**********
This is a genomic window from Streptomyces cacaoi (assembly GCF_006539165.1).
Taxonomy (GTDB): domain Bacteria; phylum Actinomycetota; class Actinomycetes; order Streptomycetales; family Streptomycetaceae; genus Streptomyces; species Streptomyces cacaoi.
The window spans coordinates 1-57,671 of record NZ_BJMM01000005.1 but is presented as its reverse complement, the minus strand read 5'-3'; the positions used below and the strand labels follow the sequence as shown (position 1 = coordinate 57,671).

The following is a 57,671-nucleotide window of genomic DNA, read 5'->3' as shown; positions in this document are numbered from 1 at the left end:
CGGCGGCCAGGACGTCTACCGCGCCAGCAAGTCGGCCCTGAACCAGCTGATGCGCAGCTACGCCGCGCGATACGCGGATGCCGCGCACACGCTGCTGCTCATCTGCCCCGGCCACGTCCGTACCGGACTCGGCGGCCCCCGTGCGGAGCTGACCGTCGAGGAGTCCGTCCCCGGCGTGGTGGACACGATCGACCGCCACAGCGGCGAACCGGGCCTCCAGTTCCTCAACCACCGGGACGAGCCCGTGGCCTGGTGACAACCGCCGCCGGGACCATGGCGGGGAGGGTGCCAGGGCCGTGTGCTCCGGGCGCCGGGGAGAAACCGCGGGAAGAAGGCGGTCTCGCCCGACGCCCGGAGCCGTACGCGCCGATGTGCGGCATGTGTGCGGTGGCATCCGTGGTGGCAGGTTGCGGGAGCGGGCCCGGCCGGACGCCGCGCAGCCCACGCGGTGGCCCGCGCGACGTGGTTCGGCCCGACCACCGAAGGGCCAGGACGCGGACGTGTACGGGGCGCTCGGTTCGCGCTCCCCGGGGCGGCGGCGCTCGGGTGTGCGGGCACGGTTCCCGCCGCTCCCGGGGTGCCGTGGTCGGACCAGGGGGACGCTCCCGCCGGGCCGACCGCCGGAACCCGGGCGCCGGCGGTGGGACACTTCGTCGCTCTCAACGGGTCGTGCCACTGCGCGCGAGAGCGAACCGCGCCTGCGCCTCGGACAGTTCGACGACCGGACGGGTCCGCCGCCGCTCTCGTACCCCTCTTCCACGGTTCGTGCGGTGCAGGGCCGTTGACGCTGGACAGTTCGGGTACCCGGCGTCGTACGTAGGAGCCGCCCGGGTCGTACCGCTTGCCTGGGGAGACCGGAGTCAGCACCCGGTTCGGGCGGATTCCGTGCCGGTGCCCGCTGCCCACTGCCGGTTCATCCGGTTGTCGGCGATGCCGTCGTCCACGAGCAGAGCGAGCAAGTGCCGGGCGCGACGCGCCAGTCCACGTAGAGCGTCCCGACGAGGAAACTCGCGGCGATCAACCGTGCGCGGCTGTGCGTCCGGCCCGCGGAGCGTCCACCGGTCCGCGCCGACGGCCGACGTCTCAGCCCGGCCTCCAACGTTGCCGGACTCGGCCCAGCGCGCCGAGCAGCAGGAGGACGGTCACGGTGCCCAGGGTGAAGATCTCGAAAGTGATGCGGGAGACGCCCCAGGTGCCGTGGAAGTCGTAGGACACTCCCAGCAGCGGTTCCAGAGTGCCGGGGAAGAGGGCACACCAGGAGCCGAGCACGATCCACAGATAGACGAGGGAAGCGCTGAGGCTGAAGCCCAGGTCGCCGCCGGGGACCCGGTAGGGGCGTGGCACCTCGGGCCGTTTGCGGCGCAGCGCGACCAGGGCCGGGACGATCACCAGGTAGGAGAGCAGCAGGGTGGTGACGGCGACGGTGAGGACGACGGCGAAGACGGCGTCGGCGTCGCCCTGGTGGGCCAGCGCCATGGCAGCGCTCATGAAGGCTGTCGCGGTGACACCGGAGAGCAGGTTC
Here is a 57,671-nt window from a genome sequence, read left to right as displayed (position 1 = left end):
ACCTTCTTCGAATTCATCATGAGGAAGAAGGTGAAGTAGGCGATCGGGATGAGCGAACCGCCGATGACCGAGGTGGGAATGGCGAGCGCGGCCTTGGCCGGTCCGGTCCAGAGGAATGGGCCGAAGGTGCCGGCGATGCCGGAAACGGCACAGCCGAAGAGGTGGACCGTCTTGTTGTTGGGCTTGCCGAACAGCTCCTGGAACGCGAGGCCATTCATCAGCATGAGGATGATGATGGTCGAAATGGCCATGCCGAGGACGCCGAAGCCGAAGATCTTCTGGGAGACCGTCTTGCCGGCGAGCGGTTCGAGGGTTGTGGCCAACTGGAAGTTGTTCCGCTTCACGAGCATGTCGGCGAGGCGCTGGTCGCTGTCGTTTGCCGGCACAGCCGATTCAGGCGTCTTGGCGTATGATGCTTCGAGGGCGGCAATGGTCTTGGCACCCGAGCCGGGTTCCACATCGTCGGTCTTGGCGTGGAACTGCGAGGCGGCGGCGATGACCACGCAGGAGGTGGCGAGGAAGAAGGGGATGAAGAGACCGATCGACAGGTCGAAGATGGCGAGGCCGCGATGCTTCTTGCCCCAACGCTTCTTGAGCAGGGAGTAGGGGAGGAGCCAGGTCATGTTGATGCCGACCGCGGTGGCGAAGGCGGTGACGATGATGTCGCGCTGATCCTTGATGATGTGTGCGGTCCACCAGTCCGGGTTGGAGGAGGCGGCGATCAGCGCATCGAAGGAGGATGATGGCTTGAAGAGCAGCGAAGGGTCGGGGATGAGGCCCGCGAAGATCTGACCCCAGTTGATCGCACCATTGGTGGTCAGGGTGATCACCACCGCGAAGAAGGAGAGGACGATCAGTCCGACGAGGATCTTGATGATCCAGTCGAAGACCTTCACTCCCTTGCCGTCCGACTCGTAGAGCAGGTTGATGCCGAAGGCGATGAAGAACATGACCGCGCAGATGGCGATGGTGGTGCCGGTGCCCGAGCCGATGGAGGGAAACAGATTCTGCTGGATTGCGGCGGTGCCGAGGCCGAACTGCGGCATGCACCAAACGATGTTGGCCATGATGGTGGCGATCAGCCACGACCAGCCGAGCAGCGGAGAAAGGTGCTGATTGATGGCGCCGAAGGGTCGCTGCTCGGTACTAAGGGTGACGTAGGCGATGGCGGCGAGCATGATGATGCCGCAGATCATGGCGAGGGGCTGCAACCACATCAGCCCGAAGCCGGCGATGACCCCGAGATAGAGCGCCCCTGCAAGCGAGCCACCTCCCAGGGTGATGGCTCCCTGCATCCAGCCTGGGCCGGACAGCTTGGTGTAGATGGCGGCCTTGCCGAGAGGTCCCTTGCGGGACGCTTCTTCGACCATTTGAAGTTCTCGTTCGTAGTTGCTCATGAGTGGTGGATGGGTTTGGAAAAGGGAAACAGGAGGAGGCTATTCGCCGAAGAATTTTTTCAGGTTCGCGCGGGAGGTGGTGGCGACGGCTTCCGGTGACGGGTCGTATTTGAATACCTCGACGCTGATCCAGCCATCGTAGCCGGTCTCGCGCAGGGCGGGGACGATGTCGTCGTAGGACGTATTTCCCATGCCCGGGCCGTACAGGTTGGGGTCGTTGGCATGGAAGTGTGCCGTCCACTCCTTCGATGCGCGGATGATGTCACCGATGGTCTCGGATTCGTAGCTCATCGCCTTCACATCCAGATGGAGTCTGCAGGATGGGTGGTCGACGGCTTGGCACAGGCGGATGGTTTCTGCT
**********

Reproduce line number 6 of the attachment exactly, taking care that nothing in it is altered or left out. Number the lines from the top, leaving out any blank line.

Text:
Here is a 57,671-nt window from a genome sequence, read left to right as displayed (position 1 = left end):